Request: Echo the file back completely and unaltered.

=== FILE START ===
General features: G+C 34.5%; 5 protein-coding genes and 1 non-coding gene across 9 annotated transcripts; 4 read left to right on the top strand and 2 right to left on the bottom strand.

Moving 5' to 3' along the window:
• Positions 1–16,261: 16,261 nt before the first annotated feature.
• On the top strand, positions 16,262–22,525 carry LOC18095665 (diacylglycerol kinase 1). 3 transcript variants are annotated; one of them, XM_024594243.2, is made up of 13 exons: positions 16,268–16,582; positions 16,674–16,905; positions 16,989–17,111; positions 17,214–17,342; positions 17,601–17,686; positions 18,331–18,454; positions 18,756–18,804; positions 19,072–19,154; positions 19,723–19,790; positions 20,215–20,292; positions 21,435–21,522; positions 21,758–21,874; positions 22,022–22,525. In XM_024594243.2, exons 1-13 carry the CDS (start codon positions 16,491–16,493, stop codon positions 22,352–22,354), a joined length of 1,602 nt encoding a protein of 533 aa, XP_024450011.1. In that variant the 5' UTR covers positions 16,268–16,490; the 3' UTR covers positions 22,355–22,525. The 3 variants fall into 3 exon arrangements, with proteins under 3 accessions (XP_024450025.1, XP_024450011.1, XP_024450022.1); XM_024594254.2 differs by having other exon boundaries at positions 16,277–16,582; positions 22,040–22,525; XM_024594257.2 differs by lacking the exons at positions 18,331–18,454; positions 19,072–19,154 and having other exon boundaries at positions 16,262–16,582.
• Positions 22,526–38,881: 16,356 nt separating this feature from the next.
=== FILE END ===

General features: G+C 34.5%; 5 protein-coding genes and 1 non-coding gene across 9 annotated transcripts; 4 read left to right on the top strand and 2 right to left on the bottom strand.

Moving 5' to 3' along the window:
• Positions 1–16,261: 16,261 nt before the first annotated feature.
• On the top strand, positions 16,262–22,525 carry LOC18095665 (diacylglycerol kinase 1). 3 transcript variants are annotated; one of them, XM_024594243.2, is made up of 13 exons: positions 16,268–16,582; positions 16,674–16,905; positions 16,989–17,111; positions 17,214–17,342; positions 17,601–17,686; positions 18,331–18,454; positions 18,756–18,804; positions 19,072–19,154; positions 19,723–19,790; positions 20,215–20,292; positions 21,435–21,522; positions 21,758–21,874; positions 22,022–22,525. In XM_024594243.2, exons 1-13 carry the CDS (start codon positions 16,491–16,493, stop codon positions 22,352–22,354), a joined length of 1,602 nt encoding a protein of 533 aa, XP_024450011.1. In that variant the 5' UTR covers positions 16,268–16,490; the 3' UTR covers positions 22,355–22,525. The 3 variants fall into 3 exon arrangements, with proteins under 3 accessions (XP_024450025.1, XP_024450011.1, XP_024450022.1); XM_024594254.2 differs by having other exon boundaries at positions 16,277–16,582; positions 22,040–22,525; XM_024594257.2 differs by lacking the exons at positions 18,331–18,454; positions 19,072–19,154 and having other exon boundaries at positions 16,262–16,582.
• Positions 22,526–38,881: 16,356 nt separating this feature from the next.